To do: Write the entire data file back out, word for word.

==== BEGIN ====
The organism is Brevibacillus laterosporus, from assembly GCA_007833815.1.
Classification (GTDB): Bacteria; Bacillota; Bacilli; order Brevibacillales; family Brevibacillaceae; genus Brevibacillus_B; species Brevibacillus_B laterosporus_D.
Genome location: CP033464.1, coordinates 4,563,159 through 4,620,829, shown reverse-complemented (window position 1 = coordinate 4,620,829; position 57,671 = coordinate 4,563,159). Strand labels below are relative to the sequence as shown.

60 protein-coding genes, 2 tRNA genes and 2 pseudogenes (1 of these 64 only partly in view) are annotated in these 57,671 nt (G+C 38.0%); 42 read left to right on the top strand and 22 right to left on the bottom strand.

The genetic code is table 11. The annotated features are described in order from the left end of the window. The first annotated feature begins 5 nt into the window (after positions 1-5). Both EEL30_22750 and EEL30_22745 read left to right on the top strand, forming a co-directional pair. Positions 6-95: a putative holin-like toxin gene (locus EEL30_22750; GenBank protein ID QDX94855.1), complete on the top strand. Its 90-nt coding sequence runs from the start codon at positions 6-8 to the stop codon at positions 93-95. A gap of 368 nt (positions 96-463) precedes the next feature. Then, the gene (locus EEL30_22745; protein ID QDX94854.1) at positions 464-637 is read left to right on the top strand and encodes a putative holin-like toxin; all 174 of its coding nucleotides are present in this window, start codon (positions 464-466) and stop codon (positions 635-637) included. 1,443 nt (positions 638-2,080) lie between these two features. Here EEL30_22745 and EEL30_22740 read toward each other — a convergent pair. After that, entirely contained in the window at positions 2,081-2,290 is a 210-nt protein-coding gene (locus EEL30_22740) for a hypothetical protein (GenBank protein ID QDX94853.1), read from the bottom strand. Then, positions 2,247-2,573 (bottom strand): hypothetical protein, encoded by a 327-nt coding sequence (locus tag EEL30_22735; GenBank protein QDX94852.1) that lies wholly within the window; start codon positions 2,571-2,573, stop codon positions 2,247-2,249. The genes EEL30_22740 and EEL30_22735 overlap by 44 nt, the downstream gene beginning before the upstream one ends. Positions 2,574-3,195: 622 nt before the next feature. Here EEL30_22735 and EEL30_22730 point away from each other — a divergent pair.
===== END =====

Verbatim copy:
The organism is Brevibacillus laterosporus, from assembly GCA_007833815.1.
Classification (GTDB): Bacteria; Bacillota; Bacilli; order Brevibacillales; family Brevibacillaceae; genus Brevibacillus_B; species Brevibacillus_B laterosporus_D.
Genome location: CP033464.1, coordinates 4,563,159 through 4,620,829, shown reverse-complemented (window position 1 = coordinate 4,620,829; position 57,671 = coordinate 4,563,159). Strand labels below are relative to the sequence as shown.

60 protein-coding genes, 2 tRNA genes and 2 pseudogenes (1 of these 64 only partly in view) are annotated in these 57,671 nt (G+C 38.0%); 42 read left to right on the top strand and 22 right to left on the bottom strand.

The genetic code is table 11. The annotated features are described in order from the left end of the window. The first annotated feature begins 5 nt into the window (after positions 1-5). Both EEL30_22750 and EEL30_22745 read left to right on the top strand, forming a co-directional pair. Positions 6-95: a putative holin-like toxin gene (locus EEL30_22750; GenBank protein ID QDX94855.1), complete on the top strand. Its 90-nt coding sequence runs from the start codon at positions 6-8 to the stop codon at positions 93-95. A gap of 368 nt (positions 96-463) precedes the next feature. Then, the gene (locus EEL30_22745; protein ID QDX94854.1) at positions 464-637 is read left to right on the top strand and encodes a putative holin-like toxin; all 174 of its coding nucleotides are present in this window, start codon (positions 464-466) and stop codon (positions 635-637) included. 1,443 nt (positions 638-2,080) lie between these two features. Here EEL30_22745 and EEL30_22740 read toward each other — a convergent pair. After that, entirely contained in the window at positions 2,081-2,290 is a 210-nt protein-coding gene (locus EEL30_22740) for a hypothetical protein (GenBank protein ID QDX94853.1), read from the bottom strand. Then, positions 2,247-2,573 (bottom strand): hypothetical protein, encoded by a 327-nt coding sequence (locus tag EEL30_22735; GenBank protein QDX94852.1) that lies wholly within the window; start codon positions 2,571-2,573, stop codon positions 2,247-2,249. The genes EEL30_22740 and EEL30_22735 overlap by 44 nt, the downstream gene beginning before the upstream one ends. Positions 2,574-3,195: 622 nt before the next feature. Here EEL30_22735 and EEL30_22730 point away from each other — a divergent pair.